Almost exactly as I wrote it in Second Star. Minus the toroids.
And of course, some buy links for you:
The Star Svensdotter Series
A man named Peanut escapes from prison in western China, where he has been incarcerated since 1989, and makes his way to present-day Beijing. There, he gets in touch with British journalist Philip Mangan, whom he mistakes for the heir to his previous contact. Mangan, who isn’t a spy, yet, is perfectly appalled, at first. When he passes the Peanut info on to someone he knows at the British Embassy, the scene shifts to London and SIS, where case officer Trish Patterson runs it up the food chain and discovers that Peanut may in fact be a Chinese asset who mysteriously disappeared over twenty years before and who is now the potential producer of vital information on current Chinese MIRV ballistic missile capability. In spite of himself Mangan, succumbing to the temptation to become part of the story instead of just reporting it, slips and slides into the shadow world of international espionage. It proves just as dangerous and as deadly to those around him, lovers, friends and strangers alike, as he at first suspected it would be.
Brookes stands on the shoulders of giants here. When Patterson goes to talk to Sonia, the Night Heron’s old retired recruiter/handler, the scene is positively redolent of Smiley going to talk to Connie in Smiley’s People
“We work our whole lives, don’t we, looking for that shard of information, that secret, which has–what did we call it?–predictive value. A signpost. A precursor to understanding. And sometimes it’s staring us in the face. And because it’s not secret we ignore it…
She was tiring now, Patterson could see. “How did it end, Sonia?”
“I hardly know. We saw less and less of Peanut. The others seemed to lose interest…They all declared themselves for democracy. Poor loves…”
Either Adam Brookes has read a lot of John le Carre or British spies really do talk like this. Maybe both.
This is an old-fashioned spy novel going full gallop from Xinjiang to Beijing to Hong Kong to Seoul to London and back again. Knives are pulled, shots are fired, people die and governments sell out to their corporate masters, confirming all your worst suspicions about what’s really going on behind today’s headlines. A fun read, and I’d bet the first in series. Recommended.
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In England in 1953 Grace Fox is hung for poisoning her husband. In 2010 Hollywood composer Chris Lowndes returns to his Yorkshire birthplace and buys a house in Swaledale which once belonged to Grace, and becomes obsessed with finding out if Grace was guilty or innocent of the crime.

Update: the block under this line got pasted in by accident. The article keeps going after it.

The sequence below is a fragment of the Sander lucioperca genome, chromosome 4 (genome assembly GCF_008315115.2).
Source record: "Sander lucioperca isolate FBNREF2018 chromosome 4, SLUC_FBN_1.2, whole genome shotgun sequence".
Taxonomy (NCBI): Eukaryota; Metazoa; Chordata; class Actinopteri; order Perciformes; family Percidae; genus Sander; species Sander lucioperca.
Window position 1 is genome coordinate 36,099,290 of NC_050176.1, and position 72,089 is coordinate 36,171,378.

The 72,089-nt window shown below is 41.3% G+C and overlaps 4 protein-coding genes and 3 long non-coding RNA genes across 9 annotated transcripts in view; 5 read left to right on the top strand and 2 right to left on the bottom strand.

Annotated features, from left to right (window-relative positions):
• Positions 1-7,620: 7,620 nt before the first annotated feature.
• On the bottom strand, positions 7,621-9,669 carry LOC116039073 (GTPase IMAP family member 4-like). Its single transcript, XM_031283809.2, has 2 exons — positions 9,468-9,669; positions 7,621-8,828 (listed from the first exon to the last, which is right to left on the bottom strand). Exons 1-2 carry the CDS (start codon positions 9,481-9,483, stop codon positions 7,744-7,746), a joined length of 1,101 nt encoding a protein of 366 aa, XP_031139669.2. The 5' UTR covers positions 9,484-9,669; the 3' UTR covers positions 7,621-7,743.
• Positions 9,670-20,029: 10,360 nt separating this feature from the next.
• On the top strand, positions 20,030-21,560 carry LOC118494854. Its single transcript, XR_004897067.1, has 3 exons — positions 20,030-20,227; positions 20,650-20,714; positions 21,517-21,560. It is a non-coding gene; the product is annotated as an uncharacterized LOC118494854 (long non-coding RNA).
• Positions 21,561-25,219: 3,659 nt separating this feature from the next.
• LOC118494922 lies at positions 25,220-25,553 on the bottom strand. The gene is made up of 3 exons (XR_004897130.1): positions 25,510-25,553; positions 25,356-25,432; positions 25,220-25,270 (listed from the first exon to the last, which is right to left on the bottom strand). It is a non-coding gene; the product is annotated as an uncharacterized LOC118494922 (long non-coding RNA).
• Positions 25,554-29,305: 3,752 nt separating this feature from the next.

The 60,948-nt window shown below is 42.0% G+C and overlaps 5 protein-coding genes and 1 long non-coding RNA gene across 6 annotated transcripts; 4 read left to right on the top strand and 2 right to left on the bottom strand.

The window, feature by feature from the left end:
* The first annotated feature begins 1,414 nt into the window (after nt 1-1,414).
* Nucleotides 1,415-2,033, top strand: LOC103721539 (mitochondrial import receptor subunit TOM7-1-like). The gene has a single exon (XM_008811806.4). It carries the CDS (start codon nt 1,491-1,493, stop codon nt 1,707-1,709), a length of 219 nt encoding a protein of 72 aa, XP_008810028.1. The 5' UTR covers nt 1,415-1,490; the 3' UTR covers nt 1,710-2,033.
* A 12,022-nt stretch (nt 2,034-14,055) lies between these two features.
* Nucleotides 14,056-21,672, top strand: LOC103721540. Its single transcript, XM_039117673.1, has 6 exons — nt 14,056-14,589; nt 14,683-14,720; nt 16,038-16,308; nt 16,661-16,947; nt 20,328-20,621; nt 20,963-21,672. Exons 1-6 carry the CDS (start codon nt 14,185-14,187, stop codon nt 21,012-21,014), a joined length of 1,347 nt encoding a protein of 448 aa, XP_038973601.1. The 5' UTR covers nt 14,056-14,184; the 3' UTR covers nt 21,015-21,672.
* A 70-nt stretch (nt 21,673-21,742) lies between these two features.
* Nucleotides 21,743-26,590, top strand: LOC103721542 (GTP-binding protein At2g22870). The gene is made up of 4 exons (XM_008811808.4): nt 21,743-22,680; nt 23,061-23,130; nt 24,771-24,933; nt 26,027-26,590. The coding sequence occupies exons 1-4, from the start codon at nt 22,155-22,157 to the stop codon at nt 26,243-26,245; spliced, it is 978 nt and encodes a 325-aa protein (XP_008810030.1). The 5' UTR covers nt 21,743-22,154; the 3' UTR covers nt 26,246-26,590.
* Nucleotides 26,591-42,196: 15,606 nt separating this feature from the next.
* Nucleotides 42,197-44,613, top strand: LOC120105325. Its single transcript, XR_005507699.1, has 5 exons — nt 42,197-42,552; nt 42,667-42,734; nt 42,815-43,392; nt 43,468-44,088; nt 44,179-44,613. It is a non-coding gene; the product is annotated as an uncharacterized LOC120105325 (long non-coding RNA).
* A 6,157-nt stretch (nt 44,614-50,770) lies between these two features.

Before the Poison reads like a Golden Age classic crime novel, an unhurried, deliberate unraveling of a mystery paralleled by a long, slow reveal of the narrator’s own motivation, told with a ratcheting up of tension that I found excruciatingly delicious. It is so well plotted, and the two narratives dovetail at the end so naturally, without a hint of contrivance. The scenes of Grace in World War II are devastatingly real. I wrote to Peter Robinson when I finished the book and he wrote back
I was talking about the book at Oxford yesterday, as part of the annual St Hild’s Crime Weekend. Their theme was “Crimes of the Past: War and Other Evils” this year, and I was Guest of Honour, so I talked mostly about In a Dry Season and Before the Poison. One of the things I mentioned was how my fictionalised account of Grace’s journal made its way to a woman of 99 in New Zealand who actually went through that experience on the life-raft and is still alive today! And approved of my version!
I always say that everything is personal and Robinson makes that manifest here. Chris’ determination to discover the truth about Grace is so personal, and it rings so heartbreakingly true. Like Reginald Hill, Robinson writes about the Yorkshire landscape as if it is one of the characters, alive and beautiful and sometimes ferocious in the extreme. And I have to give a shout out to the wonderful title–Before the Poison. Perfect, however you parse it. You’ll know why when you read the book. Highly recommended.